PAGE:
Creators of Four Loko weren’t crazy when they came up with the marketing strategy for the sweet flavored (Grape, Fruit Punch, Citrus MaXed, etc.) alcohol-slash-energy drink. A new study conducted by the Center for Research on Aging, Health and Well-Being at the Australian National University in Canberra found that mixing energy drinks with booze results in intense cravings—for more alcohol.
In the study, 75 participants, ages 18 to 30, were assigned either a plain Smirnoff vodka and soda water drink or a mixture of Red Bull and Smirnoff vodka. A pineapple-coconut fruit drink was added to both concoctions to mask the taste and appearance of the energy drink and soda water.
Participants—60 percent of whom were women—all had to have consumed both alcohol and energy drinks in the past six months, although not necessarily together. The study didn’t adjust alcohol dose based on body weight and sex and gave each participant the same exact measure of vodka (60 milliliters—a standard single shot glass is 44 milliliters). Participants were asked to take an Alcohol Urge Questionnaire 20 minutes before and after imbibing the libation to indicate how strong their desire was to continue drinking.
Those who drank the alcohol and energy drink combo reported a greater increase in the urge to continue drinking alcohol than the group drinking only vodka. The energy drink consumers also reported liking the cocktail more and wanting to drink more of it than those who only drank the vodka cocktail. The study found that there was no difference in sedation or stimulation between the two groups, although this might be because stimulation was only measured after the test had concluded.
However, the energy drink group had, on average, lower breath alcohol concentration (BAC). The study speculates that these lowered BAC levels might be attributed to the sugary additives found in energy drinks, such as inositol and taurine. These additives, along with a greater concentration of carbohydrates in energy drinks, can alter alcohol metabolism levels that may in turn decrease blood alcohol levels. However, the study notes that other unmeasured individual factors could also contribute to the link between lowered BAC levels and alcohol metabolism fluctuations, such as genetics, recent consumption of food and body weight.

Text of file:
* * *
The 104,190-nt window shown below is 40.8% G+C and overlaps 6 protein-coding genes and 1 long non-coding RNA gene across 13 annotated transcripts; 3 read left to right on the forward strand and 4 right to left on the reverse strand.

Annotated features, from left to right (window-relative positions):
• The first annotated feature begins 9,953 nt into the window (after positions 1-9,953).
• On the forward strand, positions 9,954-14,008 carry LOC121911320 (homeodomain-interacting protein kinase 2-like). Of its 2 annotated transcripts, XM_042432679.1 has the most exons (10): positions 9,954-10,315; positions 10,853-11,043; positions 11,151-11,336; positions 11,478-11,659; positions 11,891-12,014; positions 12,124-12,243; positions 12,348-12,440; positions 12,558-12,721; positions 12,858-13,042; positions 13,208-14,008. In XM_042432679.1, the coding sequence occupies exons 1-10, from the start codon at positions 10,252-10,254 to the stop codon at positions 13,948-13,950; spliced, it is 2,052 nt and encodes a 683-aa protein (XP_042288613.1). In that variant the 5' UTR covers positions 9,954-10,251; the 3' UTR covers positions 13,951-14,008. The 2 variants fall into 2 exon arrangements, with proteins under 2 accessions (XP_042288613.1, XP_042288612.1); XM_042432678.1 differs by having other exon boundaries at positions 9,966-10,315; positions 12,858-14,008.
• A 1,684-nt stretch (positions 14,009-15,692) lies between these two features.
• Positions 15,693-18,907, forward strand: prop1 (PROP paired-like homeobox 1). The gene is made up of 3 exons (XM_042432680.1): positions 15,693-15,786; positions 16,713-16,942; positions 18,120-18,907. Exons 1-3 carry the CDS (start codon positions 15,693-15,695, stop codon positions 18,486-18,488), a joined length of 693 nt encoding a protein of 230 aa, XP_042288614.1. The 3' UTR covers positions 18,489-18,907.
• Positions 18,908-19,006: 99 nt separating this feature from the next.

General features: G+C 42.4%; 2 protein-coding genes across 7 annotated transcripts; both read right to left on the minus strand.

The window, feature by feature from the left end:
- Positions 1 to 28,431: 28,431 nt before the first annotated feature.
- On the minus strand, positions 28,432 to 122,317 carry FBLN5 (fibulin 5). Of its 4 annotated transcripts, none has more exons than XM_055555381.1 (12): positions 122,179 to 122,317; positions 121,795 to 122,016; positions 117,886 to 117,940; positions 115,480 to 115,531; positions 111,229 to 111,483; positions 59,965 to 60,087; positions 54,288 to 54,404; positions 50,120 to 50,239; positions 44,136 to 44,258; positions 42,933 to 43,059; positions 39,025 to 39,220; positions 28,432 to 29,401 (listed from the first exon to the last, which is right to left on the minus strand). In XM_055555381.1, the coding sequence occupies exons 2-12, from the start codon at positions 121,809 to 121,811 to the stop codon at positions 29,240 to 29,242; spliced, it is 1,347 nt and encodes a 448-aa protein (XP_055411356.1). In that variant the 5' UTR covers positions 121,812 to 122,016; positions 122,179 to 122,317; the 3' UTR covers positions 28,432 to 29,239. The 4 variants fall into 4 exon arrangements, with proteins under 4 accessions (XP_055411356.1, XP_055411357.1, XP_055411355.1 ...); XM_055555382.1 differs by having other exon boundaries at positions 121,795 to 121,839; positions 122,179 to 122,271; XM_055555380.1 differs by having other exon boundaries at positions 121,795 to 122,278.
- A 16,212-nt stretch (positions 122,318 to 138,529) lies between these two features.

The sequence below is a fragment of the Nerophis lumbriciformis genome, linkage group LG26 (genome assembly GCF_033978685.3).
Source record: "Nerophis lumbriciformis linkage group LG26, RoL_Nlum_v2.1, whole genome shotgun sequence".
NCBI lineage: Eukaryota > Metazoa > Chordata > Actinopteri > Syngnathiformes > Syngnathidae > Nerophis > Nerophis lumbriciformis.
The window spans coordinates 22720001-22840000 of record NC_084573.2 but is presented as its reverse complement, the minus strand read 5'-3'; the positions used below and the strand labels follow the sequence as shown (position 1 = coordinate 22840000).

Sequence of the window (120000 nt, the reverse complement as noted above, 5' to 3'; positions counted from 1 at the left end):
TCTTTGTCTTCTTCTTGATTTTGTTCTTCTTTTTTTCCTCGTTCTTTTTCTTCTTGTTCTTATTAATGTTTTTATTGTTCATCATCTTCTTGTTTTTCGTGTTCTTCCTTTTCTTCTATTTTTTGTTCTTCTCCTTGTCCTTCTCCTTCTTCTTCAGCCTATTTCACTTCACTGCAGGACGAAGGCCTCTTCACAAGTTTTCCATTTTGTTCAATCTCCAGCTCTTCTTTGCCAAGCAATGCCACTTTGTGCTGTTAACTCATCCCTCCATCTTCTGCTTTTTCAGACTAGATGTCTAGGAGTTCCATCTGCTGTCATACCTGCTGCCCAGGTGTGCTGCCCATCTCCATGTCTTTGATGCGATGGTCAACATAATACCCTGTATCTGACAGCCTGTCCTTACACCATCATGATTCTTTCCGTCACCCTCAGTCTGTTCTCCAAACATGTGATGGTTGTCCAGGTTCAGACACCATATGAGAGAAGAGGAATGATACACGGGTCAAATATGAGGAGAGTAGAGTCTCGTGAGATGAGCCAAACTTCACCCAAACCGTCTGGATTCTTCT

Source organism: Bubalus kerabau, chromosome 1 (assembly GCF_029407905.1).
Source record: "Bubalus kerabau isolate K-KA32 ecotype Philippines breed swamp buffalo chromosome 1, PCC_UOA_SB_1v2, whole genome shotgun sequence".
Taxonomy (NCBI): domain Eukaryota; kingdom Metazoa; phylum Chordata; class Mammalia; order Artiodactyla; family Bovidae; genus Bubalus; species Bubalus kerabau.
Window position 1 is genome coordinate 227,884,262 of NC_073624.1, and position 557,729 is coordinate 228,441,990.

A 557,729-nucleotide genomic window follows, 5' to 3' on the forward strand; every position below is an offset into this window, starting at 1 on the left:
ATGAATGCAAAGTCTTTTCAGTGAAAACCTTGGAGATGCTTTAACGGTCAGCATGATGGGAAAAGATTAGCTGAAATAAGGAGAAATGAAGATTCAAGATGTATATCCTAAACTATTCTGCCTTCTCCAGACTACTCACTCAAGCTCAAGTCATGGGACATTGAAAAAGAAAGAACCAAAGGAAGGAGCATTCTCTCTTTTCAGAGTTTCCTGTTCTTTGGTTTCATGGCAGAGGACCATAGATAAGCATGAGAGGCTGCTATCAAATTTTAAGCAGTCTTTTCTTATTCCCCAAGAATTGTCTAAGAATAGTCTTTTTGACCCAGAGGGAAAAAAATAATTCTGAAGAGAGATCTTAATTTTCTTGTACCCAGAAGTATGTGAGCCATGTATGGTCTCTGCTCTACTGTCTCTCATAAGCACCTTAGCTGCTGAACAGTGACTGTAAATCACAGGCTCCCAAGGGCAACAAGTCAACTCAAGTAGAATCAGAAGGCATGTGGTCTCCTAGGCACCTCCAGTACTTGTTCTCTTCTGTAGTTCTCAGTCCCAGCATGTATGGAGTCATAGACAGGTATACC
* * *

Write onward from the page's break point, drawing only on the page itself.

The energy drink’s sugary additives may also have been a significant factor in increasing the drive to drink more. According to a press release, “adding sweeteners to alcohol increases subsequent alcohol consumption, and therefore the sweetness of the energy drink may have augmented people’s desire to drink more alcohol.”
Concern among public health advocates about the popularity of energy drinks consumed with alcohol among young people prompted the study. The study reports that 34 to 51 percent of 18-to-24-year-olds regularly consume these caffeine cocktails, which place drinkers at risk for increased risk of alcohol dependence and increased problems associated with drinking, including drunk driving and injury. The directors of the study believe that continued research should help decrease alcohol abuse—and related accidents—among youngsters.
"Our findings suggest that energy drinks may increase people drinking to intoxication, and consequently increase the risk of alcohol-related problems like drunk-driving and alcohol-fuelled violence. Our study alone does not provide enough evidence to advocate for restrictions on the availability of energy drinks in bars, but it is an important step,” said Rebecca McKetin, a fellow at Australian National University and one of the authors of the study.
Despite the need for further research, the study provides good food—or perhaps, drink—for thought for the next time you’re thinking of pouring a Monster into your vodka.